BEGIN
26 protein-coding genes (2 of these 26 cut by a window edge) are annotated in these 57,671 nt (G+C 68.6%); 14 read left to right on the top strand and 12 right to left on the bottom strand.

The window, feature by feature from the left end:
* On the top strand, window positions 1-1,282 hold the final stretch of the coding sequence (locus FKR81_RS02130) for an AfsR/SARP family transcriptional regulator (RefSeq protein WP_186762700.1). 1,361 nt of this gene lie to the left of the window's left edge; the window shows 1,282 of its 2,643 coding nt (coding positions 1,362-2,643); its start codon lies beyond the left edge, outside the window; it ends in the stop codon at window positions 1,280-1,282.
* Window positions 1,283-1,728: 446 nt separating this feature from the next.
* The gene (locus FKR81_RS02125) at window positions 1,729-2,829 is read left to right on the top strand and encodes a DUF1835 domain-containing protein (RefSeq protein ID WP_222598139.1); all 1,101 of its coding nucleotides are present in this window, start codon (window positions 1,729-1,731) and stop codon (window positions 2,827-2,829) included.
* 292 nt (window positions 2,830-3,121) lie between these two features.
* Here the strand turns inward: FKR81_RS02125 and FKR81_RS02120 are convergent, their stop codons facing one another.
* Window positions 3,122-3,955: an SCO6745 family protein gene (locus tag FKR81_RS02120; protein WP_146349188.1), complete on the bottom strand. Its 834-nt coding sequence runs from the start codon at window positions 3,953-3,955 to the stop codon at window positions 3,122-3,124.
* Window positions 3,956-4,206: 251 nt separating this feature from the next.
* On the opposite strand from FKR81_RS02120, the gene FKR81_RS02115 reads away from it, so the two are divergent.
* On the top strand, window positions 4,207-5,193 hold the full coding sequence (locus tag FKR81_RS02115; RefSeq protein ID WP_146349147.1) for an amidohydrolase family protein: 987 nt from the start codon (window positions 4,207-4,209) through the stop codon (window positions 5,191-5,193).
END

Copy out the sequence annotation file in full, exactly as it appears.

26 protein-coding genes (2 of these 26 cut by a window edge) are annotated in these 57,671 nt (G+C 68.6%); 14 read left to right on the top strand and 12 right to left on the bottom strand.

The window, feature by feature from the left end:
* On the top strand, window positions 1-1,282 hold the final stretch of the coding sequence (locus FKR81_RS02130) for an AfsR/SARP family transcriptional regulator (RefSeq protein WP_186762700.1). 1,361 nt of this gene lie to the left of the window's left edge; the window shows 1,282 of its 2,643 coding nt (coding positions 1,362-2,643); its start codon lies beyond the left edge, outside the window; it ends in the stop codon at window positions 1,280-1,282.
* Window positions 1,283-1,728: 446 nt separating this feature from the next.
* The gene (locus FKR81_RS02125) at window positions 1,729-2,829 is read left to right on the top strand and encodes a DUF1835 domain-containing protein (RefSeq protein ID WP_222598139.1); all 1,101 of its coding nucleotides are present in this window, start codon (window positions 1,729-1,731) and stop codon (window positions 2,827-2,829) included.
* 292 nt (window positions 2,830-3,121) lie between these two features.
* Here the strand turns inward: FKR81_RS02125 and FKR81_RS02120 are convergent, their stop codons facing one another.
* Window positions 3,122-3,955: an SCO6745 family protein gene (locus tag FKR81_RS02120; protein WP_146349188.1), complete on the bottom strand. Its 834-nt coding sequence runs from the start codon at window positions 3,953-3,955 to the stop codon at window positions 3,122-3,124.
* Window positions 3,956-4,206: 251 nt separating this feature from the next.
* On the opposite strand from FKR81_RS02120, the gene FKR81_RS02115 reads away from it, so the two are divergent.
* On the top strand, window positions 4,207-5,193 hold the full coding sequence (locus tag FKR81_RS02115; RefSeq protein ID WP_146349147.1) for an amidohydrolase family protein: 987 nt from the start codon (window positions 4,207-4,209) through the stop codon (window positions 5,191-5,193).